What’s new for IT pros in the next Windows 10 update
The first update to Windows 10 since the arrival of Windows 11 makes it clear that Windows 10 will fall behind.
The Windows 10 November 2021 Update, as Windows 10 21H2 is now known, is the last of the six-monthly feature updates to Windows. Like Windows 11, Windows 10 will now get an update just once a year (the Semi Annual Channel is now known as the General Availability Channel). And judging by what’s included in this release (and what isn’t), it’s clear that sticking with Windows 10 means losing out on features.
SEE: Windows 11: Tips on installation, security and more (free PDF) (TechRepublic)
The focus for the November 2021 Update is “productivity, management and security” according to Microsoft, and most of the features are more relevant to enterprises than individuals.
What’s in; what’s out
Windows 10 is getting Wi-Fi 6 support; less for the improved bandwidth and more for the Wi-Fi Protected Access 3 Hash-to-Element protocol (WPA3 H2E) that protects against the Dragonblood attacks on the way WPA3 encodes passwords for its SAE (Simultaneous Authentication of Equals) handshake (also known as Dragonfly).
Although enterprise Wi-Fi networks aren’t vulnerable, on the kind of personal wireless networks people will be using when working from home or at the coffee shop sidechannel attacks SAE could steal Wi-Fi passwords and other information. Assuming you have Wi-Fi 6 hardware in your PC, H2E is a more secure option that’s also more computationally efficient.
However, Windows 10 isn’t getting the USB 4 support that’s in Windows 11; USB 4 ports are only on new PCs, but that includes some of the new Surface models from Microsoft, which are available with Windows 10 as an option.
Similarly, Windows 10 isn’t getting the WSLg feature from Windows 11 that lets you run graphical Linux applications and have them show up on the Windows Start menu (although you can still run your own X Server) or the Linux file system integration that puts Linux folders in File Explorer.
But in the November 2021 Update, you can use GPU compute in WSL 2 if you’re using it for machine learning or other applications that use the GPU to speed up massively parallel calculations. That means you can run machine learning frameworks like PyTorch and TensorFlow in WSL2. Any GPU with DirectX 12 drivers gives you DirectML support, although you may need to update your driver for it to work with TensorFlow in WSL 2; if you have an NVidia card, Windows 10 will support CUDA in WSL 2 as well.
SEE: Office 365: A guide for tech and business leaders (free PDF) (TechRepublic)
Already supported in Windows 11, Windows 10 is getting the cloud trust model that Windows Hello for Business will introduce in 2022 for going passwordless.
Usually organizations that use Windows Hello have to deploy Azure AD Connect and sync to their Active Directory with writeback; that’s a lot of work and each sync can take anywhere from minutes to hours. Based on the work Microsoft did to let organizations use Azure AD to sign in to traditional AD resources on your network using a FIDO2 security key, cloud trust still requires Azure AD Connect but lets you run a PowerShell script to create the necessary trust between AAD and AD. Users will be able to sign in using a Windows Hello biometric device–the camera in their laptop or a fingerprint sensor – instead of a hardware key, get authenticated through Azure AD and get access to resources managed by Active Directory on your network with much less work for the IT team.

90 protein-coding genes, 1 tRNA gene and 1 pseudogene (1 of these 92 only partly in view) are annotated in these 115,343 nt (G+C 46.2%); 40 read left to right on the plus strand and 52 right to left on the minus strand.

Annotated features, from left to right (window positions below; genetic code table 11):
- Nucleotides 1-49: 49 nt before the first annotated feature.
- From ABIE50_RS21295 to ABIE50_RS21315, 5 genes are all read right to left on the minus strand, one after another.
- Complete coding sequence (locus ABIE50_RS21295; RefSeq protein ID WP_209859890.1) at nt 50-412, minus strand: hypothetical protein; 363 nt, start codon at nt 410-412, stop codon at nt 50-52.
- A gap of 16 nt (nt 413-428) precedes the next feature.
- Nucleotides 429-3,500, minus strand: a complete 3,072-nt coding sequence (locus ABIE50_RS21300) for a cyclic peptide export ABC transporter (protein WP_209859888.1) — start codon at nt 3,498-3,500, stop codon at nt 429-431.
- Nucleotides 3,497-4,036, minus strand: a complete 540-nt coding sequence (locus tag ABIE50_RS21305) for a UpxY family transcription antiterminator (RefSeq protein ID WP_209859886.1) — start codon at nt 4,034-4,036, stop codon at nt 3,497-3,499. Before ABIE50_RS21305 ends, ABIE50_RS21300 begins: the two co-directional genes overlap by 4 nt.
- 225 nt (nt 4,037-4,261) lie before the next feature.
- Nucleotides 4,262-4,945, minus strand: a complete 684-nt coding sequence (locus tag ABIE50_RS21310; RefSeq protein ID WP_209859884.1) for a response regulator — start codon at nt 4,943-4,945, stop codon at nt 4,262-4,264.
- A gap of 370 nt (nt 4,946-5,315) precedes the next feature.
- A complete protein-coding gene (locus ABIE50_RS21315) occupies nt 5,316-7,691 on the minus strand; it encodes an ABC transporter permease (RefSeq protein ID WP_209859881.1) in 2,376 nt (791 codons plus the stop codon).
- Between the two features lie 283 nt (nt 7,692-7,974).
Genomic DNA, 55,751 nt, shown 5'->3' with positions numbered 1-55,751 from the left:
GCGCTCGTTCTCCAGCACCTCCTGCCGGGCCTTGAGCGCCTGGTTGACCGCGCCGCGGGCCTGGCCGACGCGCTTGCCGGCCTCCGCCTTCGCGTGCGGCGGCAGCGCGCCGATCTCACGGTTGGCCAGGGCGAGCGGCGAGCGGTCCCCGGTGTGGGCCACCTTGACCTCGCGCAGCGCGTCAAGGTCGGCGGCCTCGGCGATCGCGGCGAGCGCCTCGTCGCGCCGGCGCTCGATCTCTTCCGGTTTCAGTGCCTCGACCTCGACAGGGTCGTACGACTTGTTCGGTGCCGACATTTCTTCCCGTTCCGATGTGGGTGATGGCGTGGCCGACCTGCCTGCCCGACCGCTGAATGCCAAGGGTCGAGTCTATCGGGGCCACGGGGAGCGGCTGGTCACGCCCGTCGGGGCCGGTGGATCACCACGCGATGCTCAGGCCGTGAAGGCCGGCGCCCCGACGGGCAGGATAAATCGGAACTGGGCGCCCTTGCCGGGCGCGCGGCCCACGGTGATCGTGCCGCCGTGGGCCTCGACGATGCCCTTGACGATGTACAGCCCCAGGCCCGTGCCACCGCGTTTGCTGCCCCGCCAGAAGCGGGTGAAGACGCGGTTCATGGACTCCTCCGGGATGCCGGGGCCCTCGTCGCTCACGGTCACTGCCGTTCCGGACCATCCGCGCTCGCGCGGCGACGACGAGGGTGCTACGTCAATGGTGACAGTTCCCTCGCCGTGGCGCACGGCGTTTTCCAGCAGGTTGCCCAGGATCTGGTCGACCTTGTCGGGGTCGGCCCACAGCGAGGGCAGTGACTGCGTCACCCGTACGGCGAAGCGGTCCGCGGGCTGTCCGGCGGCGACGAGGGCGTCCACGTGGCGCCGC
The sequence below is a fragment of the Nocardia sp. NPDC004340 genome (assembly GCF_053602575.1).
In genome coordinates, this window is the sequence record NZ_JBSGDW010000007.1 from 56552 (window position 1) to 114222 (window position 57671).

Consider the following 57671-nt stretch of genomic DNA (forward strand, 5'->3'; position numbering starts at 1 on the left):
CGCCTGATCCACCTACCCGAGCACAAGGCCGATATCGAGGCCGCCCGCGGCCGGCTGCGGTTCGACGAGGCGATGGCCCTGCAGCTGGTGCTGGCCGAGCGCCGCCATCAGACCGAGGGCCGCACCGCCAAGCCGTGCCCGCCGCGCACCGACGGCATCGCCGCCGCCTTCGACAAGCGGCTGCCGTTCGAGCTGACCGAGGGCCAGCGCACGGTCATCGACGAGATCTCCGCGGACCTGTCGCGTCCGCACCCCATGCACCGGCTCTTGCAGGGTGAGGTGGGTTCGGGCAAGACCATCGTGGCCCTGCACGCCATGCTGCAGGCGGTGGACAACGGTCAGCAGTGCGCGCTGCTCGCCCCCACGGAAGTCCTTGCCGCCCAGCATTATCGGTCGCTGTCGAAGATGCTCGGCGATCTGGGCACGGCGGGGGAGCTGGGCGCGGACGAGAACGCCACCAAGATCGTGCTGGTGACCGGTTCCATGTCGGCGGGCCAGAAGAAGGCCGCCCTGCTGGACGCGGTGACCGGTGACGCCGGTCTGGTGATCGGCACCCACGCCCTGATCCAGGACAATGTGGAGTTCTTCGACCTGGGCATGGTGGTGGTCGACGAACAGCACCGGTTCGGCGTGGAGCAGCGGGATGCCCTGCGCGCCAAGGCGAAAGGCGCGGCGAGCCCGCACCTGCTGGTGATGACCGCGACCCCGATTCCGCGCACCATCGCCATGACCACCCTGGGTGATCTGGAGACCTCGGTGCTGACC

The UWP VPN APIs for creating and controlling VPN connections get some protocol and authentication updates and there are unspecified security updates in a range of Windows components, including the kernel and cryptography subsystem.
Universal Print in Windows 10 Enterprise now supports print jobs up to 1GB (either a single file or multiple smaller files printed within a 15 minute window). It can print from OneDrive documents in a browser (including Excel for web by the end of 2021).
To simplify device management and encourage organizations to move from group policy to MDM, Windows 10 gets the same 1,400+ new MSM settings that you can apply though ADMX administrative templates, with policies for areas like App Compat, Event Forwarding, Servicing, and Task Scheduler. The new templates will be available later this week along with a spreadsheet of the policy settings, Microsoft tells us.
Windows 10 is already getting the new Store from Windows 11; by the end of the year, it will be on every version of Windows 10 from 2004 onward. But the Windows Subsystem for Android and the Android app stores that come with it are just on Windows 11.
Microsoft already declined to say whether Windows 10 will get the smaller, faster monthly Windows Update packages from Windows 11 and we don’t expect the EcoQoS feature that improves battery life on newer CPUs to come to Windows 10; and 64-bit emulation is also off the table.
Chris Lorigan, head of the Surface product portfolio at Microsoft UK, previously told us that the Arm-based Windows Pro X would move to Windows 11. “The Pro X is our line in the sand; we’re moving this form factor, this device specifically forward to only be available with Windows 11.”
All Windows on Arm devices except the very first models from OEMs like HP can run Windows 11, and Microsoft has now said that moving to Windows 11 is the only way to get X64 emulation on Arm (even though Windows Insiders have previously tested the technology on Windows 10). The ARM64EC superset of the ARM64 architecture that allows developers to combine emulated and native code (particularly useful for plugins) is also only supported on Windows 11.
Tools for updating